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After almost five years of construction work, Incheon’s Terminal 2 is open for business. The second terminal at South Korea's busiest airport began operation on January 18th 2018. It looks set to make it easier than ever before for visitors to experience the delights of Incheon, of the South Korea capital at Seoul, and way, way beyond.
Several of the world's biggest carriers have already relocated to the second terminal, including the national carrier Korean Air, the Netherlands' KLM, Air France and Delta Airlines from the USA. China Eastern is also expected to relocate its Korean hub to Incheon Terminal 2, which means – for vast numbers of visitors – the exciting new terminal will be their first port of call in the East Asian Nation.
Within reach of the popular mountain area of Pyeongchang, Incheon's new terminal serves a very important function in the short term. As the region gears up to host the 2018 Winter Olympics, South Korean officials are bracing themselves for an almost unprecedented influx of visitors, all eager to see the world's best athletes in competition.
Not since the Seoul Summer Olympic in 1988 or the jointly hosted World Cup with Japan in 2002, has the global spotlight shone so brightly on South Korea. It is unclear as yet how many people will descend on the sleepy region of Pyeongchang (population 43,000), but it will be a serious number. Athletes alone will number over 6,500.
But South Korea is prepared. The new terminal at Incheon is just one of the measures put in place to ensure the games run as efficiently as possible and the new infrastructure will have little trouble when it comes to handling the increased demand. The terminal is designed to accommodate 18 million passengers each year, bringing the airport's total capacity to well over 72 million.
A modern airport, however, requires more than just scale. It requires the sort of hi tech solutions that reflect the state of travel and transport in the 21st Century. South Korea is no stranger to this sort of technological wizardry – it is home to the world's fastest average internet speeds, after all. The new terminal is packed with the kind of equipment required to handle the demands of this year's Winter Olympics and Seoul's tourism needs for the foreseeable future. These include 24 full body scanners to provide 21st Century security for safe and comfortable traveling, as well as 63 self check-in desks, which make it easy for passengers to connect to their flights. It is estimated that these automated measures will make it possible for the airport's visitors to complete the check-in process in only half an hour.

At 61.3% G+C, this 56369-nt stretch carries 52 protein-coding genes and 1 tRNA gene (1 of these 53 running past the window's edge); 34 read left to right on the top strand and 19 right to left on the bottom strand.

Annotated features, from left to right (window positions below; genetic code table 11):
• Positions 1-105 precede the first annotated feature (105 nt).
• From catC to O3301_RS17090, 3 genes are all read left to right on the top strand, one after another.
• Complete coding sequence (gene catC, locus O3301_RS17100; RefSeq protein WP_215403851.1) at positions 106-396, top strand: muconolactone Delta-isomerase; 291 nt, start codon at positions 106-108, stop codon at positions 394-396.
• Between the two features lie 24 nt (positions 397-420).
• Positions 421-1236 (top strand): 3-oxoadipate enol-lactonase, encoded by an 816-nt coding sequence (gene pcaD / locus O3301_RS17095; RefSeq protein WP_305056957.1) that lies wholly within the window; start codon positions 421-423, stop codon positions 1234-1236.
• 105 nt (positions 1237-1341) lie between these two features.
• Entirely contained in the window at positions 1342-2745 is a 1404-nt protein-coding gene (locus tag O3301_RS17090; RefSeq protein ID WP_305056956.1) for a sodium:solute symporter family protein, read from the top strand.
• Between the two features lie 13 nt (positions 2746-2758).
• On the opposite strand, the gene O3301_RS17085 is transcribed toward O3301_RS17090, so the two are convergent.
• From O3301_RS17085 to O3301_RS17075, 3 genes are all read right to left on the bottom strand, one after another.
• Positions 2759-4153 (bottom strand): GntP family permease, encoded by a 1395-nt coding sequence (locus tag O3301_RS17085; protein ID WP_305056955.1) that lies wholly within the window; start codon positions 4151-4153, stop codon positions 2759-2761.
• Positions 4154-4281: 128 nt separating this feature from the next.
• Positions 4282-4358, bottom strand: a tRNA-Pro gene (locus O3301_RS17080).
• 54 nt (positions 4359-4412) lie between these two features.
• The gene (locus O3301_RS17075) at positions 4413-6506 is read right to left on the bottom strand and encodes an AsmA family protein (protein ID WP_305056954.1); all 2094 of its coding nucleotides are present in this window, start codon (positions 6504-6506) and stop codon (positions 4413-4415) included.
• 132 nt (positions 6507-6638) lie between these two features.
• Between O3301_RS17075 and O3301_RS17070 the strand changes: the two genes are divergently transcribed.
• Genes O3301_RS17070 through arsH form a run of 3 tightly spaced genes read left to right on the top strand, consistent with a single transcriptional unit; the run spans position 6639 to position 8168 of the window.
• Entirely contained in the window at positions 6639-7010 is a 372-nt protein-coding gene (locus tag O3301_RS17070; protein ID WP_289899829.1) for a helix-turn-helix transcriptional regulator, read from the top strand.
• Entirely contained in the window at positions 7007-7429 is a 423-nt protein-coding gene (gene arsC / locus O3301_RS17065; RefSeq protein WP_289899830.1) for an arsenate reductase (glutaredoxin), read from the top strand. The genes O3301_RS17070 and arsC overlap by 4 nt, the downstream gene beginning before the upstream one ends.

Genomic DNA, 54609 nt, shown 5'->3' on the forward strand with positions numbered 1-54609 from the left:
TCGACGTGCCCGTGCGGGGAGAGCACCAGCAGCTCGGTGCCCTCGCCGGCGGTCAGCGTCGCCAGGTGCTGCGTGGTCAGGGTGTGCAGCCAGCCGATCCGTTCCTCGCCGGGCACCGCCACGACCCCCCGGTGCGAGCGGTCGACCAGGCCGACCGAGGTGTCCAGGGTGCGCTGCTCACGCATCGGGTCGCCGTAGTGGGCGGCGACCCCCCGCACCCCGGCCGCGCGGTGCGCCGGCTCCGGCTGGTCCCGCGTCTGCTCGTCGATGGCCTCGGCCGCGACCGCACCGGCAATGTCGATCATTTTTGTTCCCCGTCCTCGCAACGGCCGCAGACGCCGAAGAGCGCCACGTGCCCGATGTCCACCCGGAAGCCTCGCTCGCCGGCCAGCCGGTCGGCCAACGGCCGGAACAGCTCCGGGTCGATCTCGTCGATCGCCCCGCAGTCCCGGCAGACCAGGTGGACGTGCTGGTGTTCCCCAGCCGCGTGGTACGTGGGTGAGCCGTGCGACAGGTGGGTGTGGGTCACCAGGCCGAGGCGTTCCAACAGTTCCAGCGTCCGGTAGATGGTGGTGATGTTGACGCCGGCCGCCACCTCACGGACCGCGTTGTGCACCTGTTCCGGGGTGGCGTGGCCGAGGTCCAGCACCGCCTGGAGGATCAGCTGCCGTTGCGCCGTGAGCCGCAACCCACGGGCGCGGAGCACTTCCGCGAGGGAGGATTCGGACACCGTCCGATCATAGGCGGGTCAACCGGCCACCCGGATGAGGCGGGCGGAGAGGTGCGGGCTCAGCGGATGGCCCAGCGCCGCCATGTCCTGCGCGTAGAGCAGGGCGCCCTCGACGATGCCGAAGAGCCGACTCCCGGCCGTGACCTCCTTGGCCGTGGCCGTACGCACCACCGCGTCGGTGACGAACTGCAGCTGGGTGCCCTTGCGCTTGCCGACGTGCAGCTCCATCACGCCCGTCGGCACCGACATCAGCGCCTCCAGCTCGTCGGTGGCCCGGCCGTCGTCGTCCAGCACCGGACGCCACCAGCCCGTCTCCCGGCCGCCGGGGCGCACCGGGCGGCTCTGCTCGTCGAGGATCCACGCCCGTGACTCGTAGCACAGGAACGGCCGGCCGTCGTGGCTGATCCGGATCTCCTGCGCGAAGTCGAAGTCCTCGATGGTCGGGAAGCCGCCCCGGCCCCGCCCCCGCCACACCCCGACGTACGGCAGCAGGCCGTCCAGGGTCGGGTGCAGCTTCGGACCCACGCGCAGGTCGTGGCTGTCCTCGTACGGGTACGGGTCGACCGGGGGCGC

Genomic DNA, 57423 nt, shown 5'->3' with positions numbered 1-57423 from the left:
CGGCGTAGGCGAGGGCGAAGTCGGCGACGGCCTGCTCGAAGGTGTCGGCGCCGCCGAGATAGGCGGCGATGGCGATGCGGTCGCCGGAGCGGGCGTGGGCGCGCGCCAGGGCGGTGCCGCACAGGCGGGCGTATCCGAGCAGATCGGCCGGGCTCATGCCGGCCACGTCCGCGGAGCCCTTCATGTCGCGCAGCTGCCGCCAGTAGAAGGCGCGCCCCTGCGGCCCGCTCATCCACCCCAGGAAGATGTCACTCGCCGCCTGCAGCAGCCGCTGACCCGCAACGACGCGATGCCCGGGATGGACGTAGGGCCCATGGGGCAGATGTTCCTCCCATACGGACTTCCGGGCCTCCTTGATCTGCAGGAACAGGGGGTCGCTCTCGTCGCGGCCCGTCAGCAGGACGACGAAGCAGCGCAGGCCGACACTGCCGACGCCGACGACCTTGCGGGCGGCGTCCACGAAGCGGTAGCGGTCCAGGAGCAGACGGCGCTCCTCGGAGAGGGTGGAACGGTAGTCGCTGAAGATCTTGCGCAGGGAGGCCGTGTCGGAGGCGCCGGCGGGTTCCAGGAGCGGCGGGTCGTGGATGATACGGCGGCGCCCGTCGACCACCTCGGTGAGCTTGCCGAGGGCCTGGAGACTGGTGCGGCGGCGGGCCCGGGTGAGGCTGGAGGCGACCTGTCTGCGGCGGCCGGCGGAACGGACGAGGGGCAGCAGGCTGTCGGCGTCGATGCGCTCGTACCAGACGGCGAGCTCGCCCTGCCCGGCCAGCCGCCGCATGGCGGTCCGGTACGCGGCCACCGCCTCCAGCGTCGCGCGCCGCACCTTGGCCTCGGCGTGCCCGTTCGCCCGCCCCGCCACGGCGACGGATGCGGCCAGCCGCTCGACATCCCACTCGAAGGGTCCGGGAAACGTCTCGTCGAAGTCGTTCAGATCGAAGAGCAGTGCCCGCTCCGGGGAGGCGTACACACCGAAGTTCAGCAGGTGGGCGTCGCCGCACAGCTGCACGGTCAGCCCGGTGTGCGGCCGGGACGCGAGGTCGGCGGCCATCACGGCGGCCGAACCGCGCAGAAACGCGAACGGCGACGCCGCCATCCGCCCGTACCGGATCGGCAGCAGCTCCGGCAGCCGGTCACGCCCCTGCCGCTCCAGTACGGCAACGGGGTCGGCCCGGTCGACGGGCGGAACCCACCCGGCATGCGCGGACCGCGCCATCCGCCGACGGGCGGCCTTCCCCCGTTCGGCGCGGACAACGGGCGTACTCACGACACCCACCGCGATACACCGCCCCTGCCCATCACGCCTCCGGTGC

Efficiency and supreme capability are certainly critical elements – South Korea regularly accepts over 1.5 million visitors each month – but the new terminal is designed to go beyond this. Incheon Terminal 2 is intended to inspire and relax visitors in equal measure. This means supporting technology with a beautiful and engaging environment.
Renowned French artist Xavier Veilhan was commissioned to create a striking installation for the check-in area, welcoming travelers as they arrive. Meanwhile, artist Julius Popp created Bit.Fall for the baggage claim area showcasing the union of technology, art and water and celebrating the multicultural and multinational flavour of modern tourism in South Korea.
Regardless of the legacy of the 2018 winter games in Pyeongchang, Incheon's second terminal promises to be a cornerstone of South Korea tourism for years to come.
Book your stay at the Holiday Inn Incheon Songdo and begin your South Korean adventure at one of the world's most advanced airports, Incheon International Airport.